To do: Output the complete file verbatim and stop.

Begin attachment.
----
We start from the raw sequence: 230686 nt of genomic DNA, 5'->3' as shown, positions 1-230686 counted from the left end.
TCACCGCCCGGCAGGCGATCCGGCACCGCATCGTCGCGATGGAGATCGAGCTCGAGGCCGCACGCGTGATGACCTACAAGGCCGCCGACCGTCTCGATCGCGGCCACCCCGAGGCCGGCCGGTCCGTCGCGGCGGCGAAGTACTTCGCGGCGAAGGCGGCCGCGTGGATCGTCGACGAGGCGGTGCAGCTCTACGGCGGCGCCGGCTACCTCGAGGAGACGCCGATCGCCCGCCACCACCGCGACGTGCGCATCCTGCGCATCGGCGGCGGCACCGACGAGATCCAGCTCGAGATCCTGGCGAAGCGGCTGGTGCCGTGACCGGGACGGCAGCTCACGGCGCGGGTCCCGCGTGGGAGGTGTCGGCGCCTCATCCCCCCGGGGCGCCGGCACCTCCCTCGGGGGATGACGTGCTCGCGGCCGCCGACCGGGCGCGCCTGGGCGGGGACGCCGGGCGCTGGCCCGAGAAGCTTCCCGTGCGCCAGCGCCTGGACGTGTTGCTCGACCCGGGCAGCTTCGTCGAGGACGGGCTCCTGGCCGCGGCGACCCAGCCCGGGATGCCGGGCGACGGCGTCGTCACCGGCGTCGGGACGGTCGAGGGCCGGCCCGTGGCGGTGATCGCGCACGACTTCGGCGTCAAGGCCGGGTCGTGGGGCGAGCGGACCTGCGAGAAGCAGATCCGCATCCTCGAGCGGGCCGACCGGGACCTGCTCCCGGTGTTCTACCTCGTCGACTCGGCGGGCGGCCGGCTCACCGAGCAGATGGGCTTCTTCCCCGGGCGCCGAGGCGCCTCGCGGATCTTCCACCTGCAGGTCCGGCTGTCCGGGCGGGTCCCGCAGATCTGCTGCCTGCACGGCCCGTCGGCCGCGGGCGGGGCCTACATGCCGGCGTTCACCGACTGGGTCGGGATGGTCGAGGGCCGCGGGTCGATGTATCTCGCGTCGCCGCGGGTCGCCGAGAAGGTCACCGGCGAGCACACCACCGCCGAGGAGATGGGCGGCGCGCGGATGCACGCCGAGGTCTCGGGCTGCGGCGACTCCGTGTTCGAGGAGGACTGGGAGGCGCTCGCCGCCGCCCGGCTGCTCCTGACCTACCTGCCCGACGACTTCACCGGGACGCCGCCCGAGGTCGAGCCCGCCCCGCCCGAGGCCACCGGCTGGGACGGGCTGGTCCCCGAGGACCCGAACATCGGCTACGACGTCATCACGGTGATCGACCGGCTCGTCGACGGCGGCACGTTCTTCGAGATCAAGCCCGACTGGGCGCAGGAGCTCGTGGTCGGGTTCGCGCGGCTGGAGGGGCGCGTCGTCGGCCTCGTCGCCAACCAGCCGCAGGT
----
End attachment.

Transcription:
We start from the raw sequence: 230686 nt of genomic DNA, 5'->3' as shown, positions 1-230686 counted from the left end.
TCACCGCCCGGCAGGCGATCCGGCACCGCATCGTCGCGATGGAGATCGAGCTCGAGGCCGCACGCGTGATGACCTACAAGGCCGCCGACCGTCTCGATCGCGGCCACCCCGAGGCCGGCCGGTCCGTCGCGGCGGCGAAGTACTTCGCGGCGAAGGCGGCCGCGTGGATCGTCGACGAGGCGGTGCAGCTCTACGGCGGCGCCGGCTACCTCGAGGAGACGCCGATCGCCCGCCACCACCGCGACGTGCGCATCCTGCGCATCGGCGGCGGCACCGACGAGATCCAGCTCGAGATCCTGGCGAAGCGGCTGGTGCCGTGACCGGGACGGCAGCTCACGGCGCGGGTCCCGCGTGGGAGGTGTCGGCGCCTCATCCCCCCGGGGCGCCGGCACCTCCCTCGGGGGATGACGTGCTCGCGGCCGCCGACCGGGCGCGCCTGGGCGGGGACGCCGGGCGCTGGCCCGAGAAGCTTCCCGTGCGCCAGCGCCTGGACGTGTTGCTCGACCCGGGCAGCTTCGTCGAGGACGGGCTCCTGGCCGCGGCGACCCAGCCCGGGATGCCGGGCGACGGCGTCGTCACCGGCGTCGGGACGGTCGAGGGCCGGCCCGTGGCGGTGATCGCGCACGACTTCGGCGTCAAGGCCGGGTCGTGGGGCGAGCGGACCTGCGAGAAGCAGATCCGCATCCTCGAGCGGGCCGACCGGGACCTGCTCCCGGTGTTCTACCTCGTCGACTCGGCGGGCGGCCGGCTCACCGAGCAGATGGGCTTCTTCCCCGGGCGCCGAGGCGCCTCGCGGATCTTCCACCTGCAGGTCCGGCTGTCCGGGCGGGTCCCGCAGATCTGCTGCCTGCACGGCCCGTCGGCCGCGGGCGGGGCCTACATGCCGGCGTTCACCGACTGGGTCGGGATGGTCGAGGGCCGCGGGTCGATGTATCTCGCGTCGCCGCGGGTCGCCGAGAAGGTCACCGGCGAGCACACCACCGCCGAGGAGATGGGCGGCGCGCGGATGCACGCCGAGGTCTCGGGCTGCGGCGACTCCGTGTTCGAGGAGGACTGGGAGGCGCTCGCCGCCGCCCGGCTGCTCCTGACCTACCTGCCCGACGACTTCACCGGGACGCCGCCCGAGGTCGAGCCCGCCCCGCCCGAGGCCACCGGCTGGGACGGGCTGGTCCCCGAGGACCCGAACATCGGCTACGACGTCATCACGGTGATCGACCGGCTCGTCGACGGCGGCACGTTCTTCGAGATCAAGCCCGACTGGGCGCAGGAGCTCGTGGTCGGGTTCGCGCGGCTGGAGGGGCGCGTCGTCGGCCTCGTCGCCAACCAGCCGCAGGT